... about coming up with some pertinent posting material but, low and behold, HP and R.R. Donnelley have come to the rescue.
These are usually referred to collectively as the "Warmus Patents" after James L. Warmus who is the principle author to both. Basically these patents describe modern digital-press-based template variable data printing. What's important about these patents are two things: First, I believe it is claimed by the owner that they "cover" the concept of designing and printing variable data documents - so if you're a company selling a device that can perform that type of printing you're a target. Second, the patents go back in time to before "modern VDP" - 599 is dated June 1995, 452 is dated October of 1997.
Basically this describes a database controlling selected print elements such as graphics on a printed page, a means to design the document containing those elements, and the processing of merging the two.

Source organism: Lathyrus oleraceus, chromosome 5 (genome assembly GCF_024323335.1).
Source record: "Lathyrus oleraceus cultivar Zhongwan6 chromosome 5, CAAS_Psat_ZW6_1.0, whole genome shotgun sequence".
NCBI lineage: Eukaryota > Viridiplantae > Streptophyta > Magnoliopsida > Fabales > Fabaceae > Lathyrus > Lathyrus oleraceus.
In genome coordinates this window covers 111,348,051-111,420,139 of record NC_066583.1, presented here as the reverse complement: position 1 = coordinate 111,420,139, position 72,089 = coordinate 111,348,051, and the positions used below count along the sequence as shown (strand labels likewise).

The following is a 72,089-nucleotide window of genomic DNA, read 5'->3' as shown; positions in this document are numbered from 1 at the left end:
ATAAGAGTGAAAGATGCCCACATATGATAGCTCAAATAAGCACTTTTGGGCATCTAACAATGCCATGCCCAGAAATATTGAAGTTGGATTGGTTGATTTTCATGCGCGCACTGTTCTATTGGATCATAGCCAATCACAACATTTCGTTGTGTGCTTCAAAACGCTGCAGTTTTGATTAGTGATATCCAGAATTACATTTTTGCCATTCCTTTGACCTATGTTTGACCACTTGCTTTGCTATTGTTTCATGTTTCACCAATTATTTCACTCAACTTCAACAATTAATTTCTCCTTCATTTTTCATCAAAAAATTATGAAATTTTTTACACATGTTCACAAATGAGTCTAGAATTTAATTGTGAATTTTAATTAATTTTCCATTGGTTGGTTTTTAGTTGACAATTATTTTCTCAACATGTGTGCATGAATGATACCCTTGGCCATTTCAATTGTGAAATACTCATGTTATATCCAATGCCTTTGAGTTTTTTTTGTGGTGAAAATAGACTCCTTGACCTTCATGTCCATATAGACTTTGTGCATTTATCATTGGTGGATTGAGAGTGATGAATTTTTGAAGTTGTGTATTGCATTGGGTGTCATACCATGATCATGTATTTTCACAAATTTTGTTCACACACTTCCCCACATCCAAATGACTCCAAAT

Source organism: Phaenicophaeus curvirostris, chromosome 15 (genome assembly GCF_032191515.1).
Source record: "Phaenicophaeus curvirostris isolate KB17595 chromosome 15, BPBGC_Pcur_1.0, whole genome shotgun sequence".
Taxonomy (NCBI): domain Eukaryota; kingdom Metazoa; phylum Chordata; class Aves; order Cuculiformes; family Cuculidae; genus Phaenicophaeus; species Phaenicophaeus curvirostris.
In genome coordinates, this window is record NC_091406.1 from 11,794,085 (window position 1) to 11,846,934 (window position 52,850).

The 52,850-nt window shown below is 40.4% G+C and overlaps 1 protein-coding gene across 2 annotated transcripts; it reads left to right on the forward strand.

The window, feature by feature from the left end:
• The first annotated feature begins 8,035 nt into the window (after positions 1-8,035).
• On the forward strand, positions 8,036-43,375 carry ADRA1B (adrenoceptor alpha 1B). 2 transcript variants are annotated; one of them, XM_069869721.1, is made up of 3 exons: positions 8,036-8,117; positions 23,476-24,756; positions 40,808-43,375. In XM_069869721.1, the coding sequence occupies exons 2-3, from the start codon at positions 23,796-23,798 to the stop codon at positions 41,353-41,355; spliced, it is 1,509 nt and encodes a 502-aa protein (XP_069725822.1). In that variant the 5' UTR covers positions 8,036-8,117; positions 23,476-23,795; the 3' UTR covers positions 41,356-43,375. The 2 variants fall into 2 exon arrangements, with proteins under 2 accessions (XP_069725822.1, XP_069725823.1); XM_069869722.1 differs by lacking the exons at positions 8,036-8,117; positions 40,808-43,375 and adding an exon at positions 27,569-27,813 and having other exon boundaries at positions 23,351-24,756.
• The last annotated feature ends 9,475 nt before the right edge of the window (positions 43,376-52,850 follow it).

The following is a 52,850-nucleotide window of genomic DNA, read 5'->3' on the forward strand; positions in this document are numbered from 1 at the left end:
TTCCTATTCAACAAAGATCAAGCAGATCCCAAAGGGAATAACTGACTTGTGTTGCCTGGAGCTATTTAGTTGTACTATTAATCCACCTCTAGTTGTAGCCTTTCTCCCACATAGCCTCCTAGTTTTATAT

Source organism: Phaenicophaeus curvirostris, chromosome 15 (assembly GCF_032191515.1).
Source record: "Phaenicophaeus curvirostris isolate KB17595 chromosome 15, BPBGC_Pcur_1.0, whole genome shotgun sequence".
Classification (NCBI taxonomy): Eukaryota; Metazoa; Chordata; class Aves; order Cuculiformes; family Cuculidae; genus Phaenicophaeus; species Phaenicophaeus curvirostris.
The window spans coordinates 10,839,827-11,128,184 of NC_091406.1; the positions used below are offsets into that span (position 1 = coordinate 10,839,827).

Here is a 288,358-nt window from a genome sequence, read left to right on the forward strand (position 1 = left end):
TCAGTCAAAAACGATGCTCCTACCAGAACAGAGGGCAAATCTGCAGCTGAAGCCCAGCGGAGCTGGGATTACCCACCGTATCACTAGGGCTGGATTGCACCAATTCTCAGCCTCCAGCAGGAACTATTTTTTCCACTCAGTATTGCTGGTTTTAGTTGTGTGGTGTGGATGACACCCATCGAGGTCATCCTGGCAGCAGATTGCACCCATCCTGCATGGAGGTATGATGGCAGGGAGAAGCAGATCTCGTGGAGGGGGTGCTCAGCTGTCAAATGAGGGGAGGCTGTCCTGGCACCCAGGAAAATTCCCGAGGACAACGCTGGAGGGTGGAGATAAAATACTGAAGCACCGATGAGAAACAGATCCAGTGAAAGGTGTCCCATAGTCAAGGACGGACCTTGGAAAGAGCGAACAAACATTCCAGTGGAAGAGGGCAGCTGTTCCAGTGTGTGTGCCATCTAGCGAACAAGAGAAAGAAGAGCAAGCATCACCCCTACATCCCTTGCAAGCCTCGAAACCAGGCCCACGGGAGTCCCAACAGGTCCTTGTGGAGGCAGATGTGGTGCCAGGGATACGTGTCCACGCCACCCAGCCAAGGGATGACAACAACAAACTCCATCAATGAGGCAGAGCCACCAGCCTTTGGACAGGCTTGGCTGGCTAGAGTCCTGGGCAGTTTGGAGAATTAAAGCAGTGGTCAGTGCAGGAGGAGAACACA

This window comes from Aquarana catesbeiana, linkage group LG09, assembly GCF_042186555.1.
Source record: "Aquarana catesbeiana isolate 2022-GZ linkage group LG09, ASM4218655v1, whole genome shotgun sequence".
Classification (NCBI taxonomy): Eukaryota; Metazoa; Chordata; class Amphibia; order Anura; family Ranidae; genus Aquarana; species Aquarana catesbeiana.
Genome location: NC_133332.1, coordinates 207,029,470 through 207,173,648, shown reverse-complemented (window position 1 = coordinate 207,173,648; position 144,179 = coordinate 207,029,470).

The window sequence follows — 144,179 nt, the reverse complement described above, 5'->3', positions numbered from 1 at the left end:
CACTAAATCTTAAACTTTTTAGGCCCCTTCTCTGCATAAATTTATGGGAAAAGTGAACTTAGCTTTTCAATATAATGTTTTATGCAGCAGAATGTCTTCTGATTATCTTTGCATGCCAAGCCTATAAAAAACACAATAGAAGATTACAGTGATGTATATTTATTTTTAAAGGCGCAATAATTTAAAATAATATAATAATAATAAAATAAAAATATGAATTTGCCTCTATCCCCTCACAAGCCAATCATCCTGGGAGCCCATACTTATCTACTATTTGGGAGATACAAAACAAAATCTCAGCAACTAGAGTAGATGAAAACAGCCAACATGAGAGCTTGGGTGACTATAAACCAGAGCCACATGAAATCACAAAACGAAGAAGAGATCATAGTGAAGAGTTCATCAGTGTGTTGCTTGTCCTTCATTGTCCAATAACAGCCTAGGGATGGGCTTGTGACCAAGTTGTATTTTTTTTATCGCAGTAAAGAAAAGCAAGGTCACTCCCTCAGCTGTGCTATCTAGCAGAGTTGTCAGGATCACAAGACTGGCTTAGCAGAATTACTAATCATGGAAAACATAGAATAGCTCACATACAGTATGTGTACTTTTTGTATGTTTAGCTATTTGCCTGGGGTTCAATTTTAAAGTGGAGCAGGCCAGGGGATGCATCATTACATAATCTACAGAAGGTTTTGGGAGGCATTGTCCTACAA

This describes a "press controller" for merging the types of elements defined in 452 using a "master page" with fixed information and a process to insert the variable information into the master page.
Now the "modern era" of VDP does not start until about 2000 or 2001 and all modern digital presses in use today have controllers that match 599 - so you can see why there might be a problem.
In the past I have done extensive professional legal research related to these patents for my self as well as for clients.
And, just for the record, in my opinion both are invalid and I believe that I have solid proof - so, council to HP, if you are out there let me know - I can save you a lot of time, money and grief.